Harris says that when he takes time to explain the benefit of mammography to his female patients in those terms, at least 1 in 10 chooses not to undergo the procedure.

“I don’t go at it saying mammography is a bad thing,” he says. “It’s just that relative risk reduction is not the way to go. It’s necessary to understand the absolute risk. All I’m arguing is that I want them to know that number.”

Simplifying the decision

Rather than tossing around percentages and odds ratios, Harris asks his female patients to imagine “a thousand people just like you. It’s easier to understand that way.”

According to Harris’s calculations, if none of 1,000 50_year_old women ever has a mammogram, 13 will die of breast cancer before they reach the age of 75–not a large number to begin with because breast cancer, despite the attention it currently is receiving, accounts for only about 2 percent of all deaths.

Next, imagine that each of the 1,000 women has a mammogram every year for the next 10 years. Assuming the Swedish studies are valid, how will that affect the breast cancer death toll?

Not by nearly as much as most women believe. Of the 13 women who would have died of breast cancer without mammograms, 10 still will die of breast cancer.

The absolute benefit of mammography for women in their 50s, according to Harris, is three lives saved–or, to be more precise, three breast cancer deaths avoided–for every thousand women who have annual mammograms for 10 years, a total of 3,333 individual mammograms to prevent one death.

If the 1,000 imaginary women in their 50s are replaced by 1,000 women in their 60s, the number of breast cancer deaths avoided increases to six.

A less conservative estimate, by researchers at the University of California-San Francisco, suggests between 2,700 and 5,400 individual mammograms are required to avoid one death from breast cancer.

Ideally, saving even one life at any cost is a worthy goal. In the real world of finite health-care resources, the costs, both economic and psychic, must be carefully considered.

“It is of course invidious to put a price on a woman’s life,” says British surgeon Dr. Michael Baum, “but one has to ask, could these large sums of money be redirected both for service and research in such a way that more women would benefit and fewer well women would be harmed?”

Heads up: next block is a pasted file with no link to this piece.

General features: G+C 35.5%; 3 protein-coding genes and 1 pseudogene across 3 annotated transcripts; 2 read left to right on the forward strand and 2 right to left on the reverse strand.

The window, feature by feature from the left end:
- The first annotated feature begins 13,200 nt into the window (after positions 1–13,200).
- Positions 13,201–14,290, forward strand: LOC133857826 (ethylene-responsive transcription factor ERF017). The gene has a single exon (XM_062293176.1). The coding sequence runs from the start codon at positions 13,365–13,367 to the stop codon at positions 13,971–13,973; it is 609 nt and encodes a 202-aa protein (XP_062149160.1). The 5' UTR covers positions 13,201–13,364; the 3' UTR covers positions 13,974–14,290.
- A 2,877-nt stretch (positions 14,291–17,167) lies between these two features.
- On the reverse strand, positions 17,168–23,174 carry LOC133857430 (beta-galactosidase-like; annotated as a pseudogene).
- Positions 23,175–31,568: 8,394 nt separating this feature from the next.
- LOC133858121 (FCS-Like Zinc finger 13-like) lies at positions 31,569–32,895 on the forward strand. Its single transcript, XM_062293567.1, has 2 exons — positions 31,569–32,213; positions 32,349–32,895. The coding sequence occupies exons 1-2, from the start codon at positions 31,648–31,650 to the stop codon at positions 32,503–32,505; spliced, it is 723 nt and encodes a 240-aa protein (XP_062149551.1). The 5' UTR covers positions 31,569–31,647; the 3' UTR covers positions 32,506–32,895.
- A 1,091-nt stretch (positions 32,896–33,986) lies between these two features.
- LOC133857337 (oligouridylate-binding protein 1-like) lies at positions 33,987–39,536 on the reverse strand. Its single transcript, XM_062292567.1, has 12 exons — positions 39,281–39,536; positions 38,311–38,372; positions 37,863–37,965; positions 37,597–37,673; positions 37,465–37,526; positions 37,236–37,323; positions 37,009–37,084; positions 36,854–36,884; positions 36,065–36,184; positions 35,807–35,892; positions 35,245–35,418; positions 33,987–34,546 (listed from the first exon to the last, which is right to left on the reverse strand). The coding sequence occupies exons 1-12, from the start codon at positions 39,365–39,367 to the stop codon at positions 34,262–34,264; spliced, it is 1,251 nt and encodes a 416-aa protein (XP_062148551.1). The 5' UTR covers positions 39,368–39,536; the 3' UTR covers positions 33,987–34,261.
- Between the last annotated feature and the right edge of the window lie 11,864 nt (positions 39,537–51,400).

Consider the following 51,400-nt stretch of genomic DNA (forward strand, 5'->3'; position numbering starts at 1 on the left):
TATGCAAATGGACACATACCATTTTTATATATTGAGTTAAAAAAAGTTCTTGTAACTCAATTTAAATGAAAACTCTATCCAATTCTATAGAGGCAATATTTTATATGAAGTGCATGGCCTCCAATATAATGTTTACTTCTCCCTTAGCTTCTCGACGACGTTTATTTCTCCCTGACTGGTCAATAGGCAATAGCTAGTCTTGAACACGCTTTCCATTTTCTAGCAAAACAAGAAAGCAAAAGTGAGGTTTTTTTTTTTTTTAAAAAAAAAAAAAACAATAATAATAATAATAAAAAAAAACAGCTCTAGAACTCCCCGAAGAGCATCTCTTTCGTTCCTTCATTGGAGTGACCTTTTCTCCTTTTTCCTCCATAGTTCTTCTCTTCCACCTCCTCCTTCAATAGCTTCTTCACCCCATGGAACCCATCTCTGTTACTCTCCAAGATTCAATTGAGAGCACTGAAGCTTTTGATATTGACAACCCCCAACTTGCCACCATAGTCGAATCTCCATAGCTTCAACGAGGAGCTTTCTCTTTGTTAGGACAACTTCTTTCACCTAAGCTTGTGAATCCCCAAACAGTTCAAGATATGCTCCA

But Dr. Steven Woolf, a professor of family practice at Virginia Commonwealth University, notes that “the rest of us are interested in absolute benefits not because of monetary concerns, but because of worries about the harms of interventions. The cost is a side issue if the intervention causes more harm than good.”

A recent study in The Lancet concluded that for every 10,000 mammograms given to apparently healthy women, doctors will order an average of 647 “diagnostic” mammograms, a more painstaking, and expensive, procedure to re-examine something that appeared suspicious the first time around.

More tests follow procedure

Determining which women have cancer, The Lancet said, also will require 358 breast examinations by ultrasound; 104 “aspiration” biopsies, in which a long needle is used to remove fluid and cells from the area of the breast with the apparent abnormality; 209 surgical biopsies, in which part of the breast containing the abnormality is surgically removed; and 500 additional doctor’s office visits for physical examinations or surgical consultations.
In the end, only about 25 of the 1,000 women will have breast cancer, because the great majority of the “abnormal” mammograms will prove to be false positives. But the mammograms and the procedures they spawn will have cost the health-care system about $350,000 for each breast cancer death avoided, not counting the costs of treating those women who actually do have cancer.

Ronald Peters MD